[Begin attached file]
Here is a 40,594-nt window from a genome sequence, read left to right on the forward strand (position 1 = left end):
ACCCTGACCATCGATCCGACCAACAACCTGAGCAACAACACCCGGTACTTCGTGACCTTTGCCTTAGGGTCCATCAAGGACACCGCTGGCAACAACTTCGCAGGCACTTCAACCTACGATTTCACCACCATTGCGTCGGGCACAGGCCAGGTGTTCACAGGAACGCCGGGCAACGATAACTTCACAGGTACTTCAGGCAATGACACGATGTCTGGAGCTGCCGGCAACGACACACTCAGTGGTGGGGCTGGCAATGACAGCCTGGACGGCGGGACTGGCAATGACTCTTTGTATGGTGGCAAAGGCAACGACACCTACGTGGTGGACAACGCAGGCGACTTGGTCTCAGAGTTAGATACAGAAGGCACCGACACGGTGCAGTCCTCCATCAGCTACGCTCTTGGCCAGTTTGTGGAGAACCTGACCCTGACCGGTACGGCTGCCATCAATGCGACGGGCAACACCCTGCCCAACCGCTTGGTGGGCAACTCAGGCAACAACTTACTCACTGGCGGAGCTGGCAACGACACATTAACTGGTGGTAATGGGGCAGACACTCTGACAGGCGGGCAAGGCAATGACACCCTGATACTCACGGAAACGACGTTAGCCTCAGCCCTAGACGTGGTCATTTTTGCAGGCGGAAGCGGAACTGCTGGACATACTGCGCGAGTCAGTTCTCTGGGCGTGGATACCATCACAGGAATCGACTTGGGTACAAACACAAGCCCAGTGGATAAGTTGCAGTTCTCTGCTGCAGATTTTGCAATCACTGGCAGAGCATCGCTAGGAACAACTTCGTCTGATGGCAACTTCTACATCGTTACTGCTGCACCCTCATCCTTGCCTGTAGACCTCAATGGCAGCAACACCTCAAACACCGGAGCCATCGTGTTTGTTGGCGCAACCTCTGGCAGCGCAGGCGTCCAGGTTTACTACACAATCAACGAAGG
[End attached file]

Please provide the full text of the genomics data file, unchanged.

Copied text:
Here is a 40,594-nt window from a genome sequence, read left to right on the forward strand (position 1 = left end):
ACCCTGACCATCGATCCGACCAACAACCTGAGCAACAACACCCGGTACTTCGTGACCTTTGCCTTAGGGTCCATCAAGGACACCGCTGGCAACAACTTCGCAGGCACTTCAACCTACGATTTCACCACCATTGCGTCGGGCACAGGCCAGGTGTTCACAGGAACGCCGGGCAACGATAACTTCACAGGTACTTCAGGCAATGACACGATGTCTGGAGCTGCCGGCAACGACACACTCAGTGGTGGGGCTGGCAATGACAGCCTGGACGGCGGGACTGGCAATGACTCTTTGTATGGTGGCAAAGGCAACGACACCTACGTGGTGGACAACGCAGGCGACTTGGTCTCAGAGTTAGATACAGAAGGCACCGACACGGTGCAGTCCTCCATCAGCTACGCTCTTGGCCAGTTTGTGGAGAACCTGACCCTGACCGGTACGGCTGCCATCAATGCGACGGGCAACACCCTGCCCAACCGCTTGGTGGGCAACTCAGGCAACAACTTACTCACTGGCGGAGCTGGCAACGACACATTAACTGGTGGTAATGGGGCAGACACTCTGACAGGCGGGCAAGGCAATGACACCCTGATACTCACGGAAACGACGTTAGCCTCAGCCCTAGACGTGGTCATTTTTGCAGGCGGAAGCGGAACTGCTGGACATACTGCGCGAGTCAGTTCTCTGGGCGTGGATACCATCACAGGAATCGACTTGGGTACAAACACAAGCCCAGTGGATAAGTTGCAGTTCTCTGCTGCAGATTTTGCAATCACTGGCAGAGCATCGCTAGGAACAACTTCGTCTGATGGCAACTTCTACATCGTTACTGCTGCACCCTCATCCTTGCCTGTAGACCTCAATGGCAGCAACACCTCAAACACCGGAGCCATCGTGTTTGTTGGCGCAACCTCTGGCAGCGCAGGCGTCCAGGTTTACTACACAATCAACGAAGG